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Alderfer, Lyn (1930-) | Abraham Lincoln Presidential Library and Museum

Name: Alderfer, Lyn (1930-)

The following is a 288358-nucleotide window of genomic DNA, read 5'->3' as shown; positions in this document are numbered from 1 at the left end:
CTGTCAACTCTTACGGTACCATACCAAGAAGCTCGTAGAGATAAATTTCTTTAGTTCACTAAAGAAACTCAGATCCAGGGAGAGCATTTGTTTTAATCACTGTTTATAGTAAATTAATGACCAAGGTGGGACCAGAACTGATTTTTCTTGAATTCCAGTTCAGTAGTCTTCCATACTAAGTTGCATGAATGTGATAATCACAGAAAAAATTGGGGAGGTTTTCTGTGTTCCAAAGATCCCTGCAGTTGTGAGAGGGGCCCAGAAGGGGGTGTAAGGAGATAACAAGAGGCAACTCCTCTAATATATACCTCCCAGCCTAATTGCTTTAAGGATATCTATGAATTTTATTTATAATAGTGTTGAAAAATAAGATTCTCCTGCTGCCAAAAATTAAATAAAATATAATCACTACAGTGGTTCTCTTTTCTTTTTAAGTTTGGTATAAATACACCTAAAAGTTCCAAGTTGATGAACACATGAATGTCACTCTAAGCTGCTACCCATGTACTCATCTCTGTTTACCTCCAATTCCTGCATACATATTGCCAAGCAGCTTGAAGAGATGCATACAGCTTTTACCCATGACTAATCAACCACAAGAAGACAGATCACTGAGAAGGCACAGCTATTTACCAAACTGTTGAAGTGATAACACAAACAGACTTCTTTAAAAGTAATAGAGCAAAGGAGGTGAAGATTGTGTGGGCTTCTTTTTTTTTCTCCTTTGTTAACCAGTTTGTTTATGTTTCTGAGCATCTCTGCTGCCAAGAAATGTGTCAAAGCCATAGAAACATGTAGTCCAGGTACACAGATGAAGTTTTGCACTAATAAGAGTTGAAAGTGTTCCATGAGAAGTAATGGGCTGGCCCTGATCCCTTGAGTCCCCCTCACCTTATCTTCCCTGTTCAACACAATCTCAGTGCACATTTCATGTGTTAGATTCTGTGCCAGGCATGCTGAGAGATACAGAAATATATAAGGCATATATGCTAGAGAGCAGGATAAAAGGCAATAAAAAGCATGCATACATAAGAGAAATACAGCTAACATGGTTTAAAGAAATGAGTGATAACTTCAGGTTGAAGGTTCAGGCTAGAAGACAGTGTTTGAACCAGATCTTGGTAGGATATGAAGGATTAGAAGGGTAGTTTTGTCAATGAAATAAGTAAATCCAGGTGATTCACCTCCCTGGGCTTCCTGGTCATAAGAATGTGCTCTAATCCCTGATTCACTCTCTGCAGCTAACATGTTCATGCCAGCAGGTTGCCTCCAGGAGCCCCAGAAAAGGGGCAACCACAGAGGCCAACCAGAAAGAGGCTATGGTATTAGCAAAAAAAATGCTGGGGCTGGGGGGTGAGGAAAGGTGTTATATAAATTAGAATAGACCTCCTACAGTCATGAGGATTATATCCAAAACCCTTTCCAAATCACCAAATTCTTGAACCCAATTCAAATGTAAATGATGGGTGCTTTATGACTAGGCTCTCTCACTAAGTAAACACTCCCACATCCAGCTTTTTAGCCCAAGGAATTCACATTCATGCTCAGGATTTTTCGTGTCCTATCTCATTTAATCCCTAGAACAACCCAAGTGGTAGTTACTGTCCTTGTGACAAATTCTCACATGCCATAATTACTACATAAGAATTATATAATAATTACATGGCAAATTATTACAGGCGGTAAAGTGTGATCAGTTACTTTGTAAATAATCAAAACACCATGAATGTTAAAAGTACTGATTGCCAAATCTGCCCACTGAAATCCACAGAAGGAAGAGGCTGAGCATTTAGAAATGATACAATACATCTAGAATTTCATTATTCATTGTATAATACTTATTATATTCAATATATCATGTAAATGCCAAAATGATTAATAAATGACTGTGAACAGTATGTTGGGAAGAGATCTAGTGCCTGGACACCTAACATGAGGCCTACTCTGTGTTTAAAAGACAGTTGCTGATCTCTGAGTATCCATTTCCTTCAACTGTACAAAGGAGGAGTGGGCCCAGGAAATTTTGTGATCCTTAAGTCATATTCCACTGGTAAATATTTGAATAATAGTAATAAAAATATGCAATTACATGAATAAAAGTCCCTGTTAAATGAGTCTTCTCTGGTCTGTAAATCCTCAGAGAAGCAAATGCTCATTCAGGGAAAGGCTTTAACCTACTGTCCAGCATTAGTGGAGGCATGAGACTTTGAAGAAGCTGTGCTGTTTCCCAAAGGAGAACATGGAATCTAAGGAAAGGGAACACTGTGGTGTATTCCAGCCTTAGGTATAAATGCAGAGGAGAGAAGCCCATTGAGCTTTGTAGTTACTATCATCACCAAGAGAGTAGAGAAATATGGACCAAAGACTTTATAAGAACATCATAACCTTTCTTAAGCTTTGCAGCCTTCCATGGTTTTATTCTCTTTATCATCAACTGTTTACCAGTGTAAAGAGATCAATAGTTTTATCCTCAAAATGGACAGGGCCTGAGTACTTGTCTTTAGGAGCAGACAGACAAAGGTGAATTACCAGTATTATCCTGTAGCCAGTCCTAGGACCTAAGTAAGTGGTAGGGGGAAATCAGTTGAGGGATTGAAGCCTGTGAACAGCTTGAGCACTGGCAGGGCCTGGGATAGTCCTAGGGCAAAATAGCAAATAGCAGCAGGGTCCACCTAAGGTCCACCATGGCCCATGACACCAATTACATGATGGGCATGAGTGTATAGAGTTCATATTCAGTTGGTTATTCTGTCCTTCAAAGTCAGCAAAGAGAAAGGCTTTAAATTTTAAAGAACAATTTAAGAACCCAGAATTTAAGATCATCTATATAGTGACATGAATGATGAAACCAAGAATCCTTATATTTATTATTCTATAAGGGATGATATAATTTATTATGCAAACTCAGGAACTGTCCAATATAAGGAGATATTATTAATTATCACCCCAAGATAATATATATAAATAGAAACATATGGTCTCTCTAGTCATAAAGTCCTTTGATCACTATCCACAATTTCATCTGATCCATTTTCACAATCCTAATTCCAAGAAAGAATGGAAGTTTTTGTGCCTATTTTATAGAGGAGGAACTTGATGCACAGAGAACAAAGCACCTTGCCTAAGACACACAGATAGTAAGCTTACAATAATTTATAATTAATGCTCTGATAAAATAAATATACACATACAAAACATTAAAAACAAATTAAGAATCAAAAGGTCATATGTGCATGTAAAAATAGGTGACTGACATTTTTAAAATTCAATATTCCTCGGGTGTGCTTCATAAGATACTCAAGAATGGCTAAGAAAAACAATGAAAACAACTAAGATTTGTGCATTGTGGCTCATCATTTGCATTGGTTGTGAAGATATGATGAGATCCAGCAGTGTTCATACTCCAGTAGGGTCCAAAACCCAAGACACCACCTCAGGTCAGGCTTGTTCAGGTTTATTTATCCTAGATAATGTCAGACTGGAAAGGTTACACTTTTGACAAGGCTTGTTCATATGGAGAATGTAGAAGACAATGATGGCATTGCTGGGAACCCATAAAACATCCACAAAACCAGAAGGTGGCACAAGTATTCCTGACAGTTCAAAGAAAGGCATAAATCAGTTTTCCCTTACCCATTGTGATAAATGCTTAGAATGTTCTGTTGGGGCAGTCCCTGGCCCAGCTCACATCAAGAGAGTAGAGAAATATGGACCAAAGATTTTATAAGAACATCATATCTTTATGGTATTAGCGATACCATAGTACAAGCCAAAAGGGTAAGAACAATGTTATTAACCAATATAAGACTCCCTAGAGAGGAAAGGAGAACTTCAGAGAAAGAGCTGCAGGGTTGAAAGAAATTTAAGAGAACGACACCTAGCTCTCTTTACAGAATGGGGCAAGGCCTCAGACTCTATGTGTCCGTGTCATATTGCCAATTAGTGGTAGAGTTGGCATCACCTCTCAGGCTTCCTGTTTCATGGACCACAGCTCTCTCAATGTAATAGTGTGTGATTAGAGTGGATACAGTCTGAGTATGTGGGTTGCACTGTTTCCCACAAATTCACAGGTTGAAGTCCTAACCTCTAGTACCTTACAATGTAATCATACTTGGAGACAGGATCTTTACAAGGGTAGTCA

Historical Note: Lyn Alderfer, a board member of the League of Women Voters of the Springfield Area and the League of Women Voters of Illinois, was born Marilyn M. Ruth, on January 28, 1930 in West Nanticoke, Pennsylvania. She attended high school at a Wyoming Seminary in Kingston, Pennsylvania, graduating in 1947. She graduated from Bucknell University in Lewisburg, PA with a B.A. in 1951. She married William K. Alderfer, who later became Illinois State Historian (1967-1981), on June 2, 1951. They had two sons, Ken and Jack. Ms. Alderfer taught seventh grade at Churchville-Chile Schools, New York from 1953-1955. When the family moved to Madison, Wisconsin, she worked as a researcher and writer for the American Association for State and Local History from 1956- 1961. The Alderfers’ lived in Springfield, Illinois from 1967-1981. Ms. Alderfer was an active member of the LWV of the Springfield Area, as well as the LWV of Illinois. She served as Human Resources Chair for both leagues and lobbied the state legislature and members of Congress on behalf of league positions, primarily in the area of civil rights. Also in that capacity, she helped determine state league policies on the environment, child welfare, election laws, judicial reform, corrections, equal employment, equal rights, and fair housing. She was particularly effective in interpreting and disseminating information to league members and in building coalitions. Alderfer was also an active volunteer for the United Way of Sangamon County from 1973-1978, serving on the board, the Urban Needs Committee, Executive Committee, and State Task Force on Emergency Services. She was named Citizen of the Year by United Way before being appointed to its Board, for heading a committee that compiled a directory of social services available in Sangamon County. Alderfer volunteered at the Community Action Agency of Sangamon County from 1967-1980, where she was co-chair for the Emergency Food and Medical Committee, the annual Low-Income Dinner and the Lead Poisoning Clinic. She was a member of C.U.R.E, a coalition of citizens working to integrate Springfield public schools for 1975-1978. C.U.R.E.’s efforts along with those of the NAACP’s legal defense resulted in a court-ordered desegregation plan for Springfield. She also served as treasurer of MOVE, Inc., an advocacy group for low-income housing in Springfield, from 1978-1980. In 1978, she was appointed to the Illinois State Advisory Committee of the U.S. Commission on Civil Rights, where she served for two years. Alderfer’s husband left his position as Illinois State Historian in1981 and the couple moved to California.

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